A Day at ARTE: Stoking the Flames of Creative Resistance
On Saturday January 27th, a group of 16 educators, artists, students, and community members participated in our collaborative and participatory Professional Development Workshop. This workshop is an ongoing series by Art and Resistance Through Education (ARTE) aimed at training folks on how to use arts education as a tool for creative resistance. We talked about human rights, the arts, tapping into resources, and the steps to guide young people in using art as a tool for activism.
To start the day, we rooted ourselves in our own communities. We used visual art to draw our interpretations of what our communities looked like. As we went around, participants shared a few words about their communities. Supportive, ever expanding, and loving were some of the ideas articulated by folks. In a emotional moment, one educator said her community was her students.
ARTE uses the Universal Declaration of Human Rights (UDHR) as a framework for its work. On Saturday, we did the same as we got into small groups to begin the creative process. In a series of tangible building blocks, we were guided through activities and taught steps to execute them. All things that could easily be translated to workshops in or outside the classroom.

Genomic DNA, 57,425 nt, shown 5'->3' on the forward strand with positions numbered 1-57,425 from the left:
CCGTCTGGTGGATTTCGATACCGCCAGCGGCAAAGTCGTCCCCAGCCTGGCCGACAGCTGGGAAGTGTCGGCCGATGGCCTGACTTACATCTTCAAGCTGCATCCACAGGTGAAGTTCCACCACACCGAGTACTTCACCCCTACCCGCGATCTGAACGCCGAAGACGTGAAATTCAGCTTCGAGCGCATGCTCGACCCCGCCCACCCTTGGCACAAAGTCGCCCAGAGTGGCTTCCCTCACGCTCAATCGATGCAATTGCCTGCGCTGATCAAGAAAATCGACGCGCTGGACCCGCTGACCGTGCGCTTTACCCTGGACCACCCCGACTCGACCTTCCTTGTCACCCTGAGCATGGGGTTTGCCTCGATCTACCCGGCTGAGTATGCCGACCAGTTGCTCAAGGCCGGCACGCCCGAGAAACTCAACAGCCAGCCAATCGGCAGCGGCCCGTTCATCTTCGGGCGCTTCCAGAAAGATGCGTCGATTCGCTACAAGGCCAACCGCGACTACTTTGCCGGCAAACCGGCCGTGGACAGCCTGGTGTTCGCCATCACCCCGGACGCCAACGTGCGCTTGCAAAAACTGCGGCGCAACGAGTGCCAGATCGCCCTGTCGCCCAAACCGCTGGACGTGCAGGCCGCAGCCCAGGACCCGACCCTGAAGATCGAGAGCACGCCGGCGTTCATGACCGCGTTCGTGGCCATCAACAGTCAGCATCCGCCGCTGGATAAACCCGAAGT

Here is a look at some of the steps we took that eventually led to the unveiling of our very own human rights gallery! First, everyone attempted to represent a chosen UDHR article in just one symbol. This got our creative juices flowing as we began to think of human rights in ways we hadn’t before. Then, we looked to human rights inspired murals from around the world and had thoughtful discussions around the shared themes and messages. Finally, we were ready to get crafty with our hands and create our own human rights sculptures! With a multitude of craft supplies and mixed media at our disposal, the options were endless. Some groups built intricate sculptures representing corrupt food systems and others, beautiful collages tackling unjust incarceration.
The workshop space quickly transformed into into a human rights gallery as groups finished their artwork and put them on display.
The ARTE Professional Development Workshop ended in a powerful example of creative resistance. After learning about organizing in our communities, getting creative about resources, and learning how to use art as a tool for human rights activism, we started creating our community puzzle.
Each participant worked on their own puzzle piece, using mixed media art tools to best portray themselves in their art. When we connected the puzzle pieces together, we had a stunning artwork that demonstrated the beauty in each individual while also showing the power of community that comes from creative collaboration.